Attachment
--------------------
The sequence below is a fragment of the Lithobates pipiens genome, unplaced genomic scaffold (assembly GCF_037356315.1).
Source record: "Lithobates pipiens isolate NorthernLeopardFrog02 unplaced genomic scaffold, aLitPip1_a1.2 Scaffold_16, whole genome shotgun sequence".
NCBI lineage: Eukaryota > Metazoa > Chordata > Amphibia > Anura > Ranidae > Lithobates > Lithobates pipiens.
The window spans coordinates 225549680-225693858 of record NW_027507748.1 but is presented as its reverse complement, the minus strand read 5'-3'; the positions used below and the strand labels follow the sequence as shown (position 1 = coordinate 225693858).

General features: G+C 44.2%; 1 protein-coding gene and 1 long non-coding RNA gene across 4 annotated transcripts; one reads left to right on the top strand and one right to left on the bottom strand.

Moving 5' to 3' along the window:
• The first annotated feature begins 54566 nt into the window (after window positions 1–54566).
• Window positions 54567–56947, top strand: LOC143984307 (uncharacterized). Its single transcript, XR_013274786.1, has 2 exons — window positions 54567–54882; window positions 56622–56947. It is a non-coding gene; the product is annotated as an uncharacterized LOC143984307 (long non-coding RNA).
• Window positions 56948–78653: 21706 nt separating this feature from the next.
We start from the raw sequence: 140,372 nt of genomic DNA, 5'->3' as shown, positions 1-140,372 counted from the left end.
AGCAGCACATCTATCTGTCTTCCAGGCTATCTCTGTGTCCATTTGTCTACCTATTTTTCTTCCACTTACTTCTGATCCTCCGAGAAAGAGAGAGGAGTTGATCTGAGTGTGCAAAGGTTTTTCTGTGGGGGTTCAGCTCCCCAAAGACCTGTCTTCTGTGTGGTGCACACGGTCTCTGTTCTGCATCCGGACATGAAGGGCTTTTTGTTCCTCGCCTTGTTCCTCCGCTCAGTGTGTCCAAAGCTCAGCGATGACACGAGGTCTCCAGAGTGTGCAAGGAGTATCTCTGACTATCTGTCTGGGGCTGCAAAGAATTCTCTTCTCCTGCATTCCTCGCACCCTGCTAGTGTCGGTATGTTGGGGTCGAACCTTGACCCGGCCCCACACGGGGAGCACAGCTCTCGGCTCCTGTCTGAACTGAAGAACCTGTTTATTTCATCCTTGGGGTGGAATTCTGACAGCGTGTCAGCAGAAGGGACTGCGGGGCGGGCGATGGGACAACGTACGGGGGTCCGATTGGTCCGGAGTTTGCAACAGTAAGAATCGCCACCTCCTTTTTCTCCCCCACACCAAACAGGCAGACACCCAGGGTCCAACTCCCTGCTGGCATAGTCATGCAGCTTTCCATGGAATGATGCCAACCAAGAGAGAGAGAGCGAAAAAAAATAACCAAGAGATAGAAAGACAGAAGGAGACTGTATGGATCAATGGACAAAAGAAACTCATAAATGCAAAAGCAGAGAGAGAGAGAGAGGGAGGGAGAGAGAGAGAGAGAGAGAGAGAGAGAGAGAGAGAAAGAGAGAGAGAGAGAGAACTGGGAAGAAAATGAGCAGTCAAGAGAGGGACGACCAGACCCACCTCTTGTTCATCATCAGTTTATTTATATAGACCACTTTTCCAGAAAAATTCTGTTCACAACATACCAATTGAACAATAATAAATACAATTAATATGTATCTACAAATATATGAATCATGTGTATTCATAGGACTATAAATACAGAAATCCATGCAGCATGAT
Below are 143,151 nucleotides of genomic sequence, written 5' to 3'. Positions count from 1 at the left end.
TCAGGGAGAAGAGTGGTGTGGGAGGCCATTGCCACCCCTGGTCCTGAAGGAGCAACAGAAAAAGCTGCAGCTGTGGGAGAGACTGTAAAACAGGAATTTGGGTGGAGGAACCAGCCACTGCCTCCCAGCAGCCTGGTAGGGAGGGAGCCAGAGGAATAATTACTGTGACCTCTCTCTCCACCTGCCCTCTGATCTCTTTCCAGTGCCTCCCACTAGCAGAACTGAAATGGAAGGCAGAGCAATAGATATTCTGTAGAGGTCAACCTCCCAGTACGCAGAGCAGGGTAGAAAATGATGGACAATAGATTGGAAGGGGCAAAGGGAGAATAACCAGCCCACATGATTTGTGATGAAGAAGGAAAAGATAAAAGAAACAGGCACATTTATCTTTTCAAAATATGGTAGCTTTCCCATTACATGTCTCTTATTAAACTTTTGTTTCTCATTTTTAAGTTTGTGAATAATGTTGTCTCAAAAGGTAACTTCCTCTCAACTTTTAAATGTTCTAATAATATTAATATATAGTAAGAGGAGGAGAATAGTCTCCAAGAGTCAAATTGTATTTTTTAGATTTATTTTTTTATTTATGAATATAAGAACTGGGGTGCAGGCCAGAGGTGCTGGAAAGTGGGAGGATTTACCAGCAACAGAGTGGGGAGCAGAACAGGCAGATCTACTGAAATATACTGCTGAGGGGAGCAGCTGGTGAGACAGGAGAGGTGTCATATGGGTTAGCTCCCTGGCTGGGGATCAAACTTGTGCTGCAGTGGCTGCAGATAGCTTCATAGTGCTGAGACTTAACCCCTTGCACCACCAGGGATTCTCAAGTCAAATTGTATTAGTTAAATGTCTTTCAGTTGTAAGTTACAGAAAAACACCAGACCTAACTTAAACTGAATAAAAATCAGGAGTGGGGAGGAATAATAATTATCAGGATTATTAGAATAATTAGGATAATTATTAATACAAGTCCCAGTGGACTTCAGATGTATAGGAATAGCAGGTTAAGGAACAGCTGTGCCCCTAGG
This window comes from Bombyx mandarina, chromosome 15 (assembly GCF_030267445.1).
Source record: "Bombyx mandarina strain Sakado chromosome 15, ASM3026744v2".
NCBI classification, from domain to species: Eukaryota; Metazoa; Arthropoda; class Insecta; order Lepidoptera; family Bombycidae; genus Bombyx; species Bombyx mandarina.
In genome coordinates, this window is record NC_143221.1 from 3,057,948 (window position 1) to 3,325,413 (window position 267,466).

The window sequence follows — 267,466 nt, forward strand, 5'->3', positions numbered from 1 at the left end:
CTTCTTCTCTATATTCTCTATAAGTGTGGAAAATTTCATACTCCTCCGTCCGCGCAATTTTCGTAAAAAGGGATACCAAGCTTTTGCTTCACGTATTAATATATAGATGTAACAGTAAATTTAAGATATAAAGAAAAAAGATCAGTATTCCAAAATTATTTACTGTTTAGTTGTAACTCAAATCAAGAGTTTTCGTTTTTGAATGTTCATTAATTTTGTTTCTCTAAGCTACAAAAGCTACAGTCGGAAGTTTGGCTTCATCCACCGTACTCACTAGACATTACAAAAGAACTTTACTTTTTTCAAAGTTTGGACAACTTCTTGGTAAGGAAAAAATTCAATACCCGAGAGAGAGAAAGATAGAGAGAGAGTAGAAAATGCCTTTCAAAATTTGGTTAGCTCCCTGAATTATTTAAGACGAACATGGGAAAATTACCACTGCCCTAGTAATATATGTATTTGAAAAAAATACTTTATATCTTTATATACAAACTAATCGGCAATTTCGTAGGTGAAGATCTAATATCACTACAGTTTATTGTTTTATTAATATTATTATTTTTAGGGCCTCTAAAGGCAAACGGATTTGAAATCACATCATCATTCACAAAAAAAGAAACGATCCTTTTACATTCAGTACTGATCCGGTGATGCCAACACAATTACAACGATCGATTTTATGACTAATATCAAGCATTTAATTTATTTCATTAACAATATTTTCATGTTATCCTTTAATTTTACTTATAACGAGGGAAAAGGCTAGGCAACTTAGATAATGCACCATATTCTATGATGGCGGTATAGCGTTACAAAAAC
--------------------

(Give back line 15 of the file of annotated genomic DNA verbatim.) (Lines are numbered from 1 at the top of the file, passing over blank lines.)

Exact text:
Source record: "Bombyx mandarina strain Sakado chromosome 15, ASM3026744v2".